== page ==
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View Poll Results: When did you start to really anticipate retirement?
A few weeks away 3 3.70%
A few months away 9 11.11%
About six months away 6 7.41%
About a year away 11 13.58%
Other 52 64.20%
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When did the anticipation of retirement really kick in?
Old 05-11-2013, 09:12 PM   #1
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When did the anticipation of retirement really kick in?

When did you start to really anticipate retirement -- in the sense of "pleasurable expectation," really relishing the idea, being able to taste it?


I'm asking because I saw a TED presentation that got me thinking about the joy of anticipation. As a kid, I loved the countdown to Christmas. As an adult, I love anticipating vacations; the anticipation is almost better than the vacation itself, sometimes.


I'm 16 months out from retirement, though, and it seems a little more like this







than this






So I'm wondering, when did the real joy of anticipating retirement kick in for you? When did you really start to feel it?


.
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Old 05-11-2013, 09:54 PM   #2
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I was 18 months out. I was at a point where I could not take work anymore. I happened to be on vacation, hiking in Grand Canyon actually, and I had time to really think about my situation. I ran the numbers in my head and knew I was going to be good financially. From that point on there was no turning back for me.
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Old 05-11-2013, 09:55 PM   #3
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I voted "other". I think probably the real joy of anticipating retirement kicked in about 9 years before ER. The closer I got, the more exciting it was.

Have you tried updating the number of days you have left? That was pretty exciting for me. I put that number on a corner of the whiteboard in my office, and every morning I erased it and put up the new number. It was about 2650 or so when I started. So, that would be over 7 years before I retired.
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Old 05-11-2013, 10:04 PM   #4
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I started planning about 5 years prior. Then the economy tanked and I thought different. But about a year before I left it looked better and it was OK to use a countdown app.
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Old 05-11-2013, 10:11 PM   #5
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About 7 years prior to ER. I had received an inheritance and realized that this really was possible. From then on I was secretly planning it. I didn't get into the daily calendar thing but I did occasionally count the months or the number of times I would have to repeat a frustrating task.
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Old 05-11-2013, 10:19 PM   #6
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I was a lot like W2R. I calculated how many w*rkdays I had left and wrote that in my calendar for the rest of the year...subtracting 5 on every Monday. I don't remember the highest number but it was probably about 8 years from my planned retirement day.

It sure helped get me thru some dark days at w*rk.

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Old 05-11-2013, 10:23 PM   #7
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It gets a little crazy when you hit single digits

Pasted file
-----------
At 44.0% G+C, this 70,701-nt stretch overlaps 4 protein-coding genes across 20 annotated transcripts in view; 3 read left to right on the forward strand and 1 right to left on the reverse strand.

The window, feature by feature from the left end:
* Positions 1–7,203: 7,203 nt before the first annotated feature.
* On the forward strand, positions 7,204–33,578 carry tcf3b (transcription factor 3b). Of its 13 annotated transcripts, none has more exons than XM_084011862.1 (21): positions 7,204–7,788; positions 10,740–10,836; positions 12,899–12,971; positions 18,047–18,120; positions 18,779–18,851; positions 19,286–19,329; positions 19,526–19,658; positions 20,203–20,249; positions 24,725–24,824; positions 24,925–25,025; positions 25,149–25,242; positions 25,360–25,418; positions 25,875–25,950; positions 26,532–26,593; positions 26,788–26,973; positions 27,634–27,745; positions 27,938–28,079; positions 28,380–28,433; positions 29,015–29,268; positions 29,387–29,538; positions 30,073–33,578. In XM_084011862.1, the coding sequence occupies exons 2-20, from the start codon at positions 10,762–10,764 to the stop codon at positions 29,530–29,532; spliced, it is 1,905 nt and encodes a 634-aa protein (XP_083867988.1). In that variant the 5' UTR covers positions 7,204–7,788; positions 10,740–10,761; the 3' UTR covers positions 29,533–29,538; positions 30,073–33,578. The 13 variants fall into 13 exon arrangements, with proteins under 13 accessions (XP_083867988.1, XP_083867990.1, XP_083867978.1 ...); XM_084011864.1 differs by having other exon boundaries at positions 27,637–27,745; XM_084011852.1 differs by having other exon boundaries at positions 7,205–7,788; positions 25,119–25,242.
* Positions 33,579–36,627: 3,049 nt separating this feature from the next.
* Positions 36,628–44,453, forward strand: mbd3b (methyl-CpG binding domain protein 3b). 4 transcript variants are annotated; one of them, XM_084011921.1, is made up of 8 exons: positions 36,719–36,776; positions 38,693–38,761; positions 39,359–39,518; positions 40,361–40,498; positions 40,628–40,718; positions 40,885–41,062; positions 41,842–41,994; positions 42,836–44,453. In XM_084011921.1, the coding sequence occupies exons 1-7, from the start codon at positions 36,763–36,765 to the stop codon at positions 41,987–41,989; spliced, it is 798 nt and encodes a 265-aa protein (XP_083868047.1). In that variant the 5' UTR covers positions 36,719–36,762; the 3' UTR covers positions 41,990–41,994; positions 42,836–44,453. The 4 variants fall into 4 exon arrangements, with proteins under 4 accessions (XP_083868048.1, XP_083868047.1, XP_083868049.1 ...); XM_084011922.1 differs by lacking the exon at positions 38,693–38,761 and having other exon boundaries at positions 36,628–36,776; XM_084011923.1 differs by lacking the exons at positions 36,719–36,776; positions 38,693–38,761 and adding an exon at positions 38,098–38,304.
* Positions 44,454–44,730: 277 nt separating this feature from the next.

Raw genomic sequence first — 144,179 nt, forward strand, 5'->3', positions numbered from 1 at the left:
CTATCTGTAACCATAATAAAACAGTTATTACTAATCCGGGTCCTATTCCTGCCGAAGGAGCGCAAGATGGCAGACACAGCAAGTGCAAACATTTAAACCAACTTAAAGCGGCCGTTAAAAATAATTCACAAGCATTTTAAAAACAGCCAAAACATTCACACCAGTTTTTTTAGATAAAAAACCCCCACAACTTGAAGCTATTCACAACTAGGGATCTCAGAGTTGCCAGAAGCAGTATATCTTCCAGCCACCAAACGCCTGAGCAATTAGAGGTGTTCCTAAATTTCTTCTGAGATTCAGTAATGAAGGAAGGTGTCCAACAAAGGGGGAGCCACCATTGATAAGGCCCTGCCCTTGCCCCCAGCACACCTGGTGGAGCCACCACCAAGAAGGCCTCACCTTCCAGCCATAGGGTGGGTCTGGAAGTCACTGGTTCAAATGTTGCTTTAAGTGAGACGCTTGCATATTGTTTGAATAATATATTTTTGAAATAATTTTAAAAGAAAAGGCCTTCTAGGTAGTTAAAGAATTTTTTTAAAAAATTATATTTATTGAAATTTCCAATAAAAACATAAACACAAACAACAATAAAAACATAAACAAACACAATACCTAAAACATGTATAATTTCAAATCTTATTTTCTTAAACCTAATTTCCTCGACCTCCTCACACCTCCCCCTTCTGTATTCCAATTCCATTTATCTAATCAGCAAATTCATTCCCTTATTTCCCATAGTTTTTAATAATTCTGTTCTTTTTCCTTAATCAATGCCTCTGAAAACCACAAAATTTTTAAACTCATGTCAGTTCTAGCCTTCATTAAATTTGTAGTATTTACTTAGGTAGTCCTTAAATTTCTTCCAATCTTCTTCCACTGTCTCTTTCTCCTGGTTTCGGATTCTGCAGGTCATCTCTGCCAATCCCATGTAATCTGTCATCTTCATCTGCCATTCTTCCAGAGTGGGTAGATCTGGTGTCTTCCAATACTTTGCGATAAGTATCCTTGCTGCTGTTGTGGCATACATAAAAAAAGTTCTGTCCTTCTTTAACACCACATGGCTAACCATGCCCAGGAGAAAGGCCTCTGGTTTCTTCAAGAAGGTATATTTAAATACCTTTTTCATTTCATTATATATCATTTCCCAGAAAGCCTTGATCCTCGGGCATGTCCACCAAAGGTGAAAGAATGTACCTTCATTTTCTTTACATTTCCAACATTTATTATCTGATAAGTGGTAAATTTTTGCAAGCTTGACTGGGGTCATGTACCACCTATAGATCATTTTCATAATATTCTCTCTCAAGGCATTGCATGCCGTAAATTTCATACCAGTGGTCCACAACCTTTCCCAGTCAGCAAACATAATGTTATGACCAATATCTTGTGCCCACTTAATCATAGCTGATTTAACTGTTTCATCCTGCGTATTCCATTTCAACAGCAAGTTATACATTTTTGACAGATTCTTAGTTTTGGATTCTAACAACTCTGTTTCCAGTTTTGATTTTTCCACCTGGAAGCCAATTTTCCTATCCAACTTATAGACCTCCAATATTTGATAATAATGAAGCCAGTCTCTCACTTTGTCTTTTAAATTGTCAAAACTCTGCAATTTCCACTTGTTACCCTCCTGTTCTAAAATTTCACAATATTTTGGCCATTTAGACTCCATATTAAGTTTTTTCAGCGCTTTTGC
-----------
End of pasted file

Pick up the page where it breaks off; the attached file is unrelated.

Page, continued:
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Old 05-12-2013, 06:31 AM   #8
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Well, with nearly everyone answering "other" (more than a year), either I need to work on my anticipation skills or else I didn't really communicate my question effectively.

I didn't intend to ask, when is the first time you began to look forward to retirement. I meant rather, when did the anticipation level really take off? When did it start to feel so close you could taste it?

I made the poll choices under a year because I was confident that the level of anticipation I was talking about didn't happen 5 or 10 years out, but only as you got within striking distance, so to speak, or close enough to start drooling or chomping at the bit. When retirement is 5 to 10 years away, it is too distant to trigger that type of anticipation -- or at least, so I assumed. Maybe a lot of you really were drooling over retirement and chomping at the bit for years in advance.

At 16 months away, I'm still too far out to really "taste" it, in the sense I mean here. I have a small whiteboard on which I track the number of weeks left. 68. Not too bad, but still too far away to get really excited. I do look forward to retirement and think about it nearly every day, but for this poll, I was wondering about a higher pitch of anticipation. I'm just guessing, but I think it'll be when it gets under about 6 months, for me.
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Old 05-12-2013, 06:55 AM   #9
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Sorry to disappoint, but no rising crescendo or eager anticipation here either. My transition was slow, steady and very evenly paced, and began more that a year out. A few butterflies toward the end, perhaps, but they were short lived. The ravages of menial tasks of an ordinary daily life overwhelmed my fears in a most satisfying way long before my last day at work.
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Old 05-12-2013, 07:02 AM   #10
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I am just under 6 and a half months and some days it seems very exciting and others it seems still too far away. My situation is complicated by the fact that I cannot tell people for another 3 months, so lately I have tried to get excited about that date. That still seems too far away. When I walk past a sign with my name on the door, I do smile at the image of it being scratched off. I suspect when I can start fielding the inevitable, "but what will you do?" and "how old are you?" and "why?" and so forth, that I will really enjoy the anticipation. But work is still too much of a presence in my life, too much stress and time left to really savor being done with it, yet.
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Old 05-12-2013, 07:13 AM   #11
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Sorry to disappoint, but no rising crescendo or eager anticipation here either. My transition was slow, steady and very evenly paced, and began more that a year out.
That's cool. Maybe I should take a lesson from the responses and just enjoy the anticipation at whatever level it sits, knowing that it'll gradually increase as I get closer.